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Implementing a vector surveillance-response system for chagas disease control: a 4-year field trial in Nicaragua.

Abstract Chagas disease is one of the neglected tropical diseases (NTDs). International goals for its control involve elimination of vector-borne transmission. Central American countries face challenges in establishing sustainable vector control programmes, since the main vector, Triatoma dimidiata, cannot be eliminated. In 2012, the Ministry of Health in Nicaragua started a field test of a vector surveillance-response system to control domestic vector infestation. This paper reports the main findings from this pilot study.
PMID
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Authors

Mayor MeshTerms
Keywords

Chagas disease

Nicaragua

Programme integration

Surveillance-response system

Triatoma dimidiata

Vector control

Journal Title infectious diseases of poverty
Publication Year Start




PMID- 28260529
OWN - NLM
STAT- MEDLINE
DA  - 20170306
DCOM- 20170309
LR  - 20170312
IS  - 2049-9957 (Electronic)
IS  - 2049-9957 (Linking)
VI  - 6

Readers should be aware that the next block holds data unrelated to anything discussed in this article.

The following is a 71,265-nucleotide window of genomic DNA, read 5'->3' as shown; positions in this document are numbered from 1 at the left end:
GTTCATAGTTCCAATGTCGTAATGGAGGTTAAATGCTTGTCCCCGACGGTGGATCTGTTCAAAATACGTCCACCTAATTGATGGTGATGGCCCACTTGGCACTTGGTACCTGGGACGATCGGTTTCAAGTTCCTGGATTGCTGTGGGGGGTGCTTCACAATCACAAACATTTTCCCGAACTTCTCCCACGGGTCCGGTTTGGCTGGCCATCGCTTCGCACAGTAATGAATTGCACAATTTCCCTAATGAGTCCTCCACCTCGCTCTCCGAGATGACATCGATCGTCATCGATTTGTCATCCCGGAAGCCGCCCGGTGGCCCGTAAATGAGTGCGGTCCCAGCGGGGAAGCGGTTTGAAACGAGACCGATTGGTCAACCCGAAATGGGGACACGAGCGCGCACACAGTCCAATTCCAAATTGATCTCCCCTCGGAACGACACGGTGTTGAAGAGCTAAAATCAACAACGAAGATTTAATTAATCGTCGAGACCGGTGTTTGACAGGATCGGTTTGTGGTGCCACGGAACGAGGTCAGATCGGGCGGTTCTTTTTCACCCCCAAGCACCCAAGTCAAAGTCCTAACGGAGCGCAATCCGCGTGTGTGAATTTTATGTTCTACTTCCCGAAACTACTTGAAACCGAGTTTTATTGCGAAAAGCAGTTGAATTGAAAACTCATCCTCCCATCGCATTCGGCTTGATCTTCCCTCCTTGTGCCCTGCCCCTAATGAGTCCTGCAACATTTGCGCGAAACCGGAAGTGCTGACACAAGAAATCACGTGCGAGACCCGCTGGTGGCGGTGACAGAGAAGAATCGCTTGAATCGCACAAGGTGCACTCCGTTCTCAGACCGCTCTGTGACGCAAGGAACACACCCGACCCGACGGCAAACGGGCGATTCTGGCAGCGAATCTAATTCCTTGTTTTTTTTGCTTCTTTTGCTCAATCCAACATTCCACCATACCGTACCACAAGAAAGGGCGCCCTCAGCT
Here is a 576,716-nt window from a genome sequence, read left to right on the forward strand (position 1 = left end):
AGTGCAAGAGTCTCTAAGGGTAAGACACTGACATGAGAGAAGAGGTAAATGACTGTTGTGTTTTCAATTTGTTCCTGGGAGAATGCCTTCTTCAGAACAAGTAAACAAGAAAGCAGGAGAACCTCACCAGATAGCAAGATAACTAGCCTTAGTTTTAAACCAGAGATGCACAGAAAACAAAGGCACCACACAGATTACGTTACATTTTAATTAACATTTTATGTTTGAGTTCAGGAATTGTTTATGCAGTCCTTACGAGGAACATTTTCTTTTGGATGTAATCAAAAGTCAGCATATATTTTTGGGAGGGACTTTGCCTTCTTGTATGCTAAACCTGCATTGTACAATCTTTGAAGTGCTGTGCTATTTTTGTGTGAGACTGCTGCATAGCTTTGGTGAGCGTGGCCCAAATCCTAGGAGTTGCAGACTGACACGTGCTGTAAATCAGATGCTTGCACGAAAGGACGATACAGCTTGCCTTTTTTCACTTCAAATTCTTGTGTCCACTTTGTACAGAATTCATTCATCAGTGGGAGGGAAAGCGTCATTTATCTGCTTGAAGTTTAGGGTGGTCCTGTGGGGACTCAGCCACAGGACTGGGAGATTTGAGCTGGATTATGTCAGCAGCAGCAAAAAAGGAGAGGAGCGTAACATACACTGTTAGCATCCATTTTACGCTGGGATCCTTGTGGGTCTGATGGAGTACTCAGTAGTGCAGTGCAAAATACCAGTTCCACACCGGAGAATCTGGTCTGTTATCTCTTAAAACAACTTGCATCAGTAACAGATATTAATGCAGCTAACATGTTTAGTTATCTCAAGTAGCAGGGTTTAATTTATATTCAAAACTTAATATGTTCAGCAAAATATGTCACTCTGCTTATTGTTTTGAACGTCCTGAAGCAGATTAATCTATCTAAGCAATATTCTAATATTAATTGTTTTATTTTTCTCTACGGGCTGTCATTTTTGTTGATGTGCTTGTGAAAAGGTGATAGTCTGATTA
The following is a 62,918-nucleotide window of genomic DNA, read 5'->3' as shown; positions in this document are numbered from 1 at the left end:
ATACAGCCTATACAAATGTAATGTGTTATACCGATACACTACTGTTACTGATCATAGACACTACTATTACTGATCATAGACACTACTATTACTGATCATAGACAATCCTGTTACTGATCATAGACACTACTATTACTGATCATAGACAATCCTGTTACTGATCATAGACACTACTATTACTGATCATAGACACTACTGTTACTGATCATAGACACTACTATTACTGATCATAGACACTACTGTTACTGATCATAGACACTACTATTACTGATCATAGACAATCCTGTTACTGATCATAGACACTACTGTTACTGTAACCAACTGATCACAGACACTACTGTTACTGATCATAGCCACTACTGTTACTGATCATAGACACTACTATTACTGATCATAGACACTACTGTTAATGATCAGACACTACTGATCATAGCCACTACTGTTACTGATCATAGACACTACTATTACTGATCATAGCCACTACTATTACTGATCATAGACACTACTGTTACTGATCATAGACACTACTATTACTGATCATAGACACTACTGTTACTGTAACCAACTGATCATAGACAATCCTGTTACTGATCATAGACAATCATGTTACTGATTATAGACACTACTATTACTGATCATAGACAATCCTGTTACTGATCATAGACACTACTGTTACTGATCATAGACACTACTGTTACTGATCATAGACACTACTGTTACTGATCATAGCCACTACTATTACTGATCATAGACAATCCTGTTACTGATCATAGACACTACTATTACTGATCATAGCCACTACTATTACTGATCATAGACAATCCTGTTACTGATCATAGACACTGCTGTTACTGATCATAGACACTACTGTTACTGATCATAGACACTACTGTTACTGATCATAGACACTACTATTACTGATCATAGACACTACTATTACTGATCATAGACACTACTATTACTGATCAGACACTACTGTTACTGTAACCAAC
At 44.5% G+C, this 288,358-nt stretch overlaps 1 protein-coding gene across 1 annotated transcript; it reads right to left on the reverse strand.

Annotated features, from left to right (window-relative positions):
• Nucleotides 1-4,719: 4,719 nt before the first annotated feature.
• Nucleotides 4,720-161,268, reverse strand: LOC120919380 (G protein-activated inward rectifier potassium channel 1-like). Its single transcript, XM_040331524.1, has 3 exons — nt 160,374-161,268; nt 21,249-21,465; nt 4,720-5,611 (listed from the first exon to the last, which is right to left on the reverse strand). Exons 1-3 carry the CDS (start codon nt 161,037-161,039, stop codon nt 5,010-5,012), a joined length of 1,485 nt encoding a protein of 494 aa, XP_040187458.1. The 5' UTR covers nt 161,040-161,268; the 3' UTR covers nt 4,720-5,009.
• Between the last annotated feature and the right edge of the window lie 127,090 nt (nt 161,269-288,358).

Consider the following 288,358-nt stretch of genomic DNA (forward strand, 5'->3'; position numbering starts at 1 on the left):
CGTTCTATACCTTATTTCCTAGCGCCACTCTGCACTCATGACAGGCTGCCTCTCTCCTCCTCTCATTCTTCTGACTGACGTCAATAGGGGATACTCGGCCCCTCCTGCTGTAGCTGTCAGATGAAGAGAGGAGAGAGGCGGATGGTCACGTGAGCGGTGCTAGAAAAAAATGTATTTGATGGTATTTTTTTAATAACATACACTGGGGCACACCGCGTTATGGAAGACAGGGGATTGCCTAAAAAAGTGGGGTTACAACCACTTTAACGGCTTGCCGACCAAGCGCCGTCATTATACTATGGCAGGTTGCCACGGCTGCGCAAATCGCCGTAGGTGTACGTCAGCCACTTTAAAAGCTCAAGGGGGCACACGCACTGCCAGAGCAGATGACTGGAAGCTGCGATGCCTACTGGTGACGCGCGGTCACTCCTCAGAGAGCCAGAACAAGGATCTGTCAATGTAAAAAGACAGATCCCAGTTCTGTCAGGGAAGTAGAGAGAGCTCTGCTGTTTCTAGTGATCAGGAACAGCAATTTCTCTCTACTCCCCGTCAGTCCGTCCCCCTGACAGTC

IP  - 1
DP  - 2017 Mar 06
TI  - Implementing a vector surveillance-response system for chagas disease control: a 
      4-year field trial in Nicaragua.
PG  - 18
LID - 10.1186/s40249-016-0225-7 [doi]
AB  - BACKGROUND: Chagas disease is one of the neglected tropical diseases (NTDs).
      International goals for its control involve elimination of vector-borne
      transmission. Central American countries face challenges in establishing
      sustainable vector control programmes, since the main vector, Triatoma dimidiata,
      cannot be eliminated. In 2012, the Ministry of Health in Nicaragua started a
      field test of a vector surveillance-response system to control domestic vector
      infestation. This paper reports the main findings from this pilot study. METHODS:
      This study was carried out from 2012 to 2015 in the Municipality of Totogalpa.
      The Japan International Cooperation Agency provided technical cooperation in
      designing and monitoring the surveillance-response system until 2014. This system
      involved 1) vector reports by householders to health facilities, 2) data analysis
      and planning of responses at the municipal health centre and 3) house visits or
      insecticide spraying by health personnel as a response. We registered all vector 
      reports and responses in a digital database. The collected data were used to
      describe and analyse the system performance in terms of amount of vector reports 
      as well as rates and timeliness of responses. RESULTS: During the study period,
      T. dimidiata was reported 396 times. Spatiotemporal analysis identified some
      high-risk clusters. All houses reported to be infested were visited by health
      personnel in 2013 and this response rate dropped to 39% in 2015. Rates of
      insecticide spraying rose above 80% in 2013 but no spraying was carried out in